I’m in an inter-racial relationship with a Chinese-American boy, and my staunch autonomy vs his living with his ‘rents is one of the things that’s hardest for us to really understand about each other. I’m aware that in much of the world people live with their parents a lot longer, and that’s fine, I just don’t think it’s fair to condemn “independence” itself, it’s just when it’s taken to an extreme that it gets rediculous. Technically, I’m not even anglo, my dad is eastern european, and there’s actually a lot more diversity in the choices “white americans” make than is often realized I think.

  • 18 spacebunny // Aug 21, 2008 at 11:10 am

    My filipina mother is overbearing so I had to make a break for it when I was 20. If she hadn’t been so controlling and abusive I probably would have sucked it up a little while longer to save money. My father was white (he died when I was baby). My father’s relatives were always trying to Americanize my mother and they often criticized her for her filipina ways such as when they found out I was still “co-sleeping” when I was 6. I used to admire my American relatives but now I realize they probably should have butted out and not questioned my mother’s parenting skills so often.

  • 19 momo // Aug 25, 2008 at 11:08 pm

    Asians don’t move out, we just gradually take over. :)

    One thing I always found interesting was that with my Anglo friends, they’d refer to their family home as “my parents’ house” rather than “my house”. There’s an expectation that you are supposed to leave and have your own place. Another thing that absolutely bowled me over was that if they did stuff around the family home, they’d get PAID for it, especially if it was a job that you might hire someone to do (like fixing the roof).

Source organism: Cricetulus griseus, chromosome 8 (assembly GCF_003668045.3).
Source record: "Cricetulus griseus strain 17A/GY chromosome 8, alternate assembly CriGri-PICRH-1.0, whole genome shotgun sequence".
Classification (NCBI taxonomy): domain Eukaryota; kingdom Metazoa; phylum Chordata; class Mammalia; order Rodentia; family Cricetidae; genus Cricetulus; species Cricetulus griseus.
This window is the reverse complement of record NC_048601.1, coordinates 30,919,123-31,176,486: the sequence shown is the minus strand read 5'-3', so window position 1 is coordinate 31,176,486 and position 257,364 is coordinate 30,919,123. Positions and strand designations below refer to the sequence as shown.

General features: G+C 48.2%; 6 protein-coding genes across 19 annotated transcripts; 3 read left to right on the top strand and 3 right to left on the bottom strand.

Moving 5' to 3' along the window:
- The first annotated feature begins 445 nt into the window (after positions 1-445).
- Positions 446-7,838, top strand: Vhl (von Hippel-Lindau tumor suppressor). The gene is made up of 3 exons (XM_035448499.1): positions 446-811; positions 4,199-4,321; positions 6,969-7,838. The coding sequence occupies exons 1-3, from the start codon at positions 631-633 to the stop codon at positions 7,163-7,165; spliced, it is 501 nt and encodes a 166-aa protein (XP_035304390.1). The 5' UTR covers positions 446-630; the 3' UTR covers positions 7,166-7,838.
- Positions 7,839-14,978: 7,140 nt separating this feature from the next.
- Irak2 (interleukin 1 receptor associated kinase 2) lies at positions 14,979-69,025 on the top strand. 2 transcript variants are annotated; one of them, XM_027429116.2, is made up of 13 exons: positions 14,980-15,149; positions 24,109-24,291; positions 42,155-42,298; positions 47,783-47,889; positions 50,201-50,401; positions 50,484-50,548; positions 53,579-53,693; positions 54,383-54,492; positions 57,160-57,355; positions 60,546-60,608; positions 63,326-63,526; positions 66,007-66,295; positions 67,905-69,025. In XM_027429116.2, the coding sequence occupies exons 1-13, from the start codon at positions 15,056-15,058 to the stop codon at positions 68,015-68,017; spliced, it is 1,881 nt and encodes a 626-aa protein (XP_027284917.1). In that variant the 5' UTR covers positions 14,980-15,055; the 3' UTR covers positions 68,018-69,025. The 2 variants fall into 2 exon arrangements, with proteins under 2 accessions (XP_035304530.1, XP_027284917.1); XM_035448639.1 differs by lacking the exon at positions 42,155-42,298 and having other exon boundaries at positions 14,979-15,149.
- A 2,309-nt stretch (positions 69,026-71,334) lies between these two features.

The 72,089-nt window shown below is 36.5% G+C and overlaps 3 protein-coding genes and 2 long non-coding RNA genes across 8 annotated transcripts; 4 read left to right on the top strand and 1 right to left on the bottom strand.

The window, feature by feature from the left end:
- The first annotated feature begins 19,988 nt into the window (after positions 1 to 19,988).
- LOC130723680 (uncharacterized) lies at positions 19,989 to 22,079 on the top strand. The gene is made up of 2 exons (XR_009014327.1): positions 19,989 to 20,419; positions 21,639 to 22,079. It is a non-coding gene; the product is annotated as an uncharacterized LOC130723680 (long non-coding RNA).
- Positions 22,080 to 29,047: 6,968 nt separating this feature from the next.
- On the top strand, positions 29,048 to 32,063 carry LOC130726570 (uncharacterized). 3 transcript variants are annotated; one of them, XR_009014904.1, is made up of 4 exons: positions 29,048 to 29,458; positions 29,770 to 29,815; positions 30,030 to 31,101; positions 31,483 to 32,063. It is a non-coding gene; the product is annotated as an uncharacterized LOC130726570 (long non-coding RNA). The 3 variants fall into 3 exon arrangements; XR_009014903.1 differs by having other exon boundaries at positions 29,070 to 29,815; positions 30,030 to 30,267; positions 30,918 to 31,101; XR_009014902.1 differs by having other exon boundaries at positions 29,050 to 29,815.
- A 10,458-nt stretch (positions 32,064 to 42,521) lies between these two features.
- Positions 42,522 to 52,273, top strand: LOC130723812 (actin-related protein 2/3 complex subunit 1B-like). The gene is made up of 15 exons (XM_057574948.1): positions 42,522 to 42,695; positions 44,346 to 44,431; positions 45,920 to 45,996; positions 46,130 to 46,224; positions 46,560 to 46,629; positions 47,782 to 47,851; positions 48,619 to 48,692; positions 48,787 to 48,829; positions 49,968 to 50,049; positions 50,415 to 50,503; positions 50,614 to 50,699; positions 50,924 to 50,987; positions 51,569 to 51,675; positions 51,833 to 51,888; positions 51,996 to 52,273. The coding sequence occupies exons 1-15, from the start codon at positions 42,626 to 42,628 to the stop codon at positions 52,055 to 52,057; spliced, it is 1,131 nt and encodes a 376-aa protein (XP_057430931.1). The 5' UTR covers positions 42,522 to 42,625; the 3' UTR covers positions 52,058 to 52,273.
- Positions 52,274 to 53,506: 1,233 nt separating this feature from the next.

• 20 paleface // Sep 5, 2008 at 10:57 am

    I think a lot of “cultural” things are often influenced by economic forces: a country like Korea or Japan just doesn’t have much space per capita, so the price of space is higher. People can’t afford to live on their own, so society must come to grips with the situation.
    And I wasn’t aware that 4-5% of infants die each year in crib incidents :) I think I’d be better off stashing my kid on the roof!

  • 21 yakspeaks // Sep 26, 2008 at 8:09 am

    I don’t see why more people do not tend to due it. Though I didn’t do this myself due to traveling, I wish I did to save money and hassle.

  • 22 Pizzaman // Oct 2, 2008 at 10:46 am

    Well sometimes it is makes more financial sense. Like I live with my parents, because I am saving some money up for a down payment on property. Once i get the property, (within a year) i’m moving out and possibly getting a roommate. Independance have different parts, just because you live on your own in some apartment but can’t take care of your crap, doesn’t mean you are capabale of being independent. You can live at home, still handle your finances, pay the bills, maintain a nice car… a capable person is not determined on where he lives, but how he lives his life.

  • 23 Pizzaman // Oct 2, 2008 at 10:56 am

    And plus, you’re a grown person now… help out your parents a bit. Sure you don’t have to pay rent that is excessive, but less than you would normally… at least you are helping your own family and saving money at the same time. Then you get a house while other “independent” people struggle to live in their apartment for another month. ya SUCCESS